Radiation therapy for esophageal cancer is the use of high-energy beams to shrink or get rid of tumors.
Memorial Sloan Kettering has been a leader in improving radiation therapy for esophageal cancer. We have developed tools to deliver powerful doses of radiation to tumors with precision. Our radiation team works together to keep you safe during every step of your treatment.
We don’t usually use radiation therapy alone to treat esophageal cancer, but it can be important in combination with chemotherapy and surgery. Often, you will begin treatment for esophageal cancer with four to six weeks of radiation therapy along with chemotherapy. This combination treatment is sometimes called chemoradiation.
In some cases, chemoradiation is the primary therapy, and surgery is used only if the tumor does not have a complete response to the chemoradiation. In other cases, chemoradiation just shrinks the tumor before surgery.
Radiation therapy can also be used to relieve pain. For example, it can shrink a tumor so you can swallow better, or it can eliminate spots where the cancer has spread in other parts of the body.
Types of Radiation Therapy
Memorial Sloan Kettering’s radiation team uses state-of-the-art technologies for radiation therapy, including intensity-modulated radiation therapy (IMRT) and image-guided radiation therapy (IGRT).
Intensity-Modulated Radiation Therapy
IMRT targets tumors more accurately than conventional radiation therapy. Using computers and 3-D images from CT scans, our doctors focus small radiation beams on and around the tumor. It’s a highly targeted treatment, so surrounding organs aren’t affected.
Image-Guided Radiation Therapy
IGRT molds radiation beams to the contours of your tumor. Our doctors use CT, ultrasound, or other guidance systems during each treatment to deliver more-precise doses. It helps make sure that the natural movement of the esophagus doesn’t affect treatment.
Instead of using machines to deliver radiation from outside your body into the esophagus, brachytherapy delivers radiation from the inside of your esophagus. After you’re put under anesthesia, the doctor puts a radioactive source, sometimes called radioactive “seeds,” into the esophagus. This is usually recommended for patients who have had external radiation therapy and can’t have surgery.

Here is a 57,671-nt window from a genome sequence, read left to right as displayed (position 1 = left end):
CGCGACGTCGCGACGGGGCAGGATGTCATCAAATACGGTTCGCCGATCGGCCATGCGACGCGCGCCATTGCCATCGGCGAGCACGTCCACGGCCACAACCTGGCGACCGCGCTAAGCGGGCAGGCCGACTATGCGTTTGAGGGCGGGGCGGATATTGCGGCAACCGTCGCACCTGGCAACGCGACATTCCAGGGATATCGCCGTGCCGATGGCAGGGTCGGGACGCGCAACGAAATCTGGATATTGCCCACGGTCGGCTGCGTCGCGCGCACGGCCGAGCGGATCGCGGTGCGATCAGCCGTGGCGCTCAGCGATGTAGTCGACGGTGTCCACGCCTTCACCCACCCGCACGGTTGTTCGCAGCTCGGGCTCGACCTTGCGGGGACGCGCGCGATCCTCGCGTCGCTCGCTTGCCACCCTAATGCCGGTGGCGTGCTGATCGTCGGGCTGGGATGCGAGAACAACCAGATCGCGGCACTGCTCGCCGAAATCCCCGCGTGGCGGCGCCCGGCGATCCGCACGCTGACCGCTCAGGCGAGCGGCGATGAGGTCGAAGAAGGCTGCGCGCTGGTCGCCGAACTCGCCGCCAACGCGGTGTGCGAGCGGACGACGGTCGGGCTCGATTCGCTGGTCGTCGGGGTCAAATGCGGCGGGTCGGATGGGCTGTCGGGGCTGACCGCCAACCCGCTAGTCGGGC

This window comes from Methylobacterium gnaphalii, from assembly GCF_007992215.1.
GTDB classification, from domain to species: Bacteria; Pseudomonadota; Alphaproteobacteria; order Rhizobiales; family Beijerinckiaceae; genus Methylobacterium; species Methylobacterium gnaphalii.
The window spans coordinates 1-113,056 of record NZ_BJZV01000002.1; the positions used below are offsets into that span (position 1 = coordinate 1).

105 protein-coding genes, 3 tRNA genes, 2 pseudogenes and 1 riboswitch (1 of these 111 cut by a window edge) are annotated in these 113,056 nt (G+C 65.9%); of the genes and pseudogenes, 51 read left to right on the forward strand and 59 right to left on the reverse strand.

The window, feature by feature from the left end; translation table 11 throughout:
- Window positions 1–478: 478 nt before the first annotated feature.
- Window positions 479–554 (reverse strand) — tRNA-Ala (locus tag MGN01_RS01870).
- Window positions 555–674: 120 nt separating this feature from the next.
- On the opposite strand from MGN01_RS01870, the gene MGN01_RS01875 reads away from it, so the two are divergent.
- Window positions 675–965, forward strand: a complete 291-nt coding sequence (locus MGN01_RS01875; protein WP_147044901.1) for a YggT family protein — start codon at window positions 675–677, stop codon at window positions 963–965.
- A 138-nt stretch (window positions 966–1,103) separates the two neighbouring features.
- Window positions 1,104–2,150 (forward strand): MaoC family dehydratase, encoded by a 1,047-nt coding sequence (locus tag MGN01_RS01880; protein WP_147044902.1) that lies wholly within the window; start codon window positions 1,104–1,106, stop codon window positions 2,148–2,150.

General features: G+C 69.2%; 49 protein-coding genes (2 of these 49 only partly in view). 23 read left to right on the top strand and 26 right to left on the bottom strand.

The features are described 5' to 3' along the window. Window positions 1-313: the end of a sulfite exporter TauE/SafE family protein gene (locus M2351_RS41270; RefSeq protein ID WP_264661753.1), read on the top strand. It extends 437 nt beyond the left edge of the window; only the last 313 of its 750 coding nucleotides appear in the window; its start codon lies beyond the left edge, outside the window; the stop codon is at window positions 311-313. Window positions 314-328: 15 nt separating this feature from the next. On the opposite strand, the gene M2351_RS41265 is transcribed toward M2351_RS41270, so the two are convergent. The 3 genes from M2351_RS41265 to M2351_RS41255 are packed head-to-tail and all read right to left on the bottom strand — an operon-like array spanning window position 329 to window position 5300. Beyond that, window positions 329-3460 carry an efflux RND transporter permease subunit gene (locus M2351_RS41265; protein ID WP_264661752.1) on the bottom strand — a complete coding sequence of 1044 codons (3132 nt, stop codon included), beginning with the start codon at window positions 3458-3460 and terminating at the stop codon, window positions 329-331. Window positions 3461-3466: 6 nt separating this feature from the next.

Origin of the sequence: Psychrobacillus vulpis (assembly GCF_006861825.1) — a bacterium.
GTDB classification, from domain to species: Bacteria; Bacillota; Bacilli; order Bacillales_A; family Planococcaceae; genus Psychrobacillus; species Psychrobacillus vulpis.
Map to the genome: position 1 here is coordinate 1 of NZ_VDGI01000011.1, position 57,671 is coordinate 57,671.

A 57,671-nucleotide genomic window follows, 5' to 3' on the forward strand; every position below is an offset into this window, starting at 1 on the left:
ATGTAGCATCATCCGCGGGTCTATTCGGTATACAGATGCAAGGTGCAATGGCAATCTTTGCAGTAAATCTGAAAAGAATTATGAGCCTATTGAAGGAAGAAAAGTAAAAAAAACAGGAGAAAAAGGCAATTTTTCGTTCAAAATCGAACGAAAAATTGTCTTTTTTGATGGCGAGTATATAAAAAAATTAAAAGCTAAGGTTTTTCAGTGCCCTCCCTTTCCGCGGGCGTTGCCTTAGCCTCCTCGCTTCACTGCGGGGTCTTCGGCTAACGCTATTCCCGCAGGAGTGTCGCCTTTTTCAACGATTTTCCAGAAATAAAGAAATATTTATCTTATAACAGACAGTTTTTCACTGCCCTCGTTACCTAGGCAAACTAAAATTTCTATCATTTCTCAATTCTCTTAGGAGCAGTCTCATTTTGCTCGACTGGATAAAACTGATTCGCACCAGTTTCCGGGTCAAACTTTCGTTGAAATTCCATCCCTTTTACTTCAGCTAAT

Radiation Therapy for Pain
We may use radiation to shrink a tumor if it is blocking the esophagus. Radiation therapy is also used sometimes after a patient gets a stent (a device that is implanted to keep the esophagus open).
When using IMRT or IGRT, we use respiratory gating to improve accuracy. The esophagus moves as you breathe, and respiratory gating lets us analyze your breathing cycle and release radiation only at certain times. Our doctors work closely together to plan the radiation dosage.
Ensuring your safety during radiation therapy is very important at Memorial Sloan Kettering.
We have many safety procedures to manage our radiation therapy program. Several different experts check the radiation dosage many times. Medical physicists also examine the machines frequently to make sure they’re working at their best.
Our doctors also participate in research aimed at reducing radiation toxicity, particularly to the heart and lungs.
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